Pet dogs and cats outnumber newborns in Taiwan

Pet dogs and cats outnumber newborns in TaiwanPet dogs and cats outnumber newborns in Taiwan
via Anusha Barwa on Unsplash
Pet ownership has surpassed the number of newborns in Taiwan, with nearly 100,000 more pet dogs and cats registered than human infants. 
Key points:
  • According to data from the Ministry of Agriculture’s pet registration information system, there were 232,196 dogs and cats registered, surpassing the count of 135,571 newborns.
  • Demand for veterinary care has increased in Taiwan.
The details:
  • As of 2023, there were 94,544 registered pet dogs and 137,652 pet cats, with felines notably outnumbering infants.
  • Taiwan is on track to transition into a “super-aged society,” with demographic shifts impacting healthcare demands and priorities. 
  • As the demand for veterinary care has surged, there has also been a significant rise in veterinary professionals. There are now 5,773 veterinarians in Taiwan, with 69% specializing in companion animal medicine.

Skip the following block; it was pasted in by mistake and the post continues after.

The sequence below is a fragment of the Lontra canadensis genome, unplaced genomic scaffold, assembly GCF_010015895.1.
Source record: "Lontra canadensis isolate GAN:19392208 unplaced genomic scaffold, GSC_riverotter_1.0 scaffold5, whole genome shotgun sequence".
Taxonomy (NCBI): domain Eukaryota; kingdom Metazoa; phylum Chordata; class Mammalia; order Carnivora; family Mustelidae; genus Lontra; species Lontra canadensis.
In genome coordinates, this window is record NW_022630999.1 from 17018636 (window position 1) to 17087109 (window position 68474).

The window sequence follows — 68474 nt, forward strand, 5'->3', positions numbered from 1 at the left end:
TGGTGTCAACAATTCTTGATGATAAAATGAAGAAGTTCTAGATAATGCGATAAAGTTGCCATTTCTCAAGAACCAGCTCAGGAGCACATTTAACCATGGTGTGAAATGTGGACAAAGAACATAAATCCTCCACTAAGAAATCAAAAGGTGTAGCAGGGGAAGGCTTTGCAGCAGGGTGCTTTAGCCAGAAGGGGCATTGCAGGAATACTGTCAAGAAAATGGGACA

• Urban areas like Hsinchu City have a higher concentration of veterinarians, with 89% specializing in companion animals. Major municipalities like New Taipei, Kaohsiung and Taipei also exhibit a significant presence of veterinary professionals catering to pet care needs.
  • The rising demand for pet medical care has led to increased investment in medical facilities. Industry projections suggest an anticipated increase in the number of animal hospitals nationwide, with estimates reaching 2,000 by the end of 2024. 
Pets as family members: 
  • This expansion reflects the evolving role of pets in Taiwanese households. Pets are recognized for their therapeutic effects and companionship.
  • “People now treat dogs and cats as family members, and they could live as long as humans,” said Taipei Veterinary Medical Association Chairman Yang Hsiao-po. “Raising dogs and cats has healing effects.”
  • While not wanting to have children is one of the reasons why many people choose to become pet owners, Yang also notes that “people would choose to have pets to accompany their elderly parents so that their parents can have a normal and more social life.”
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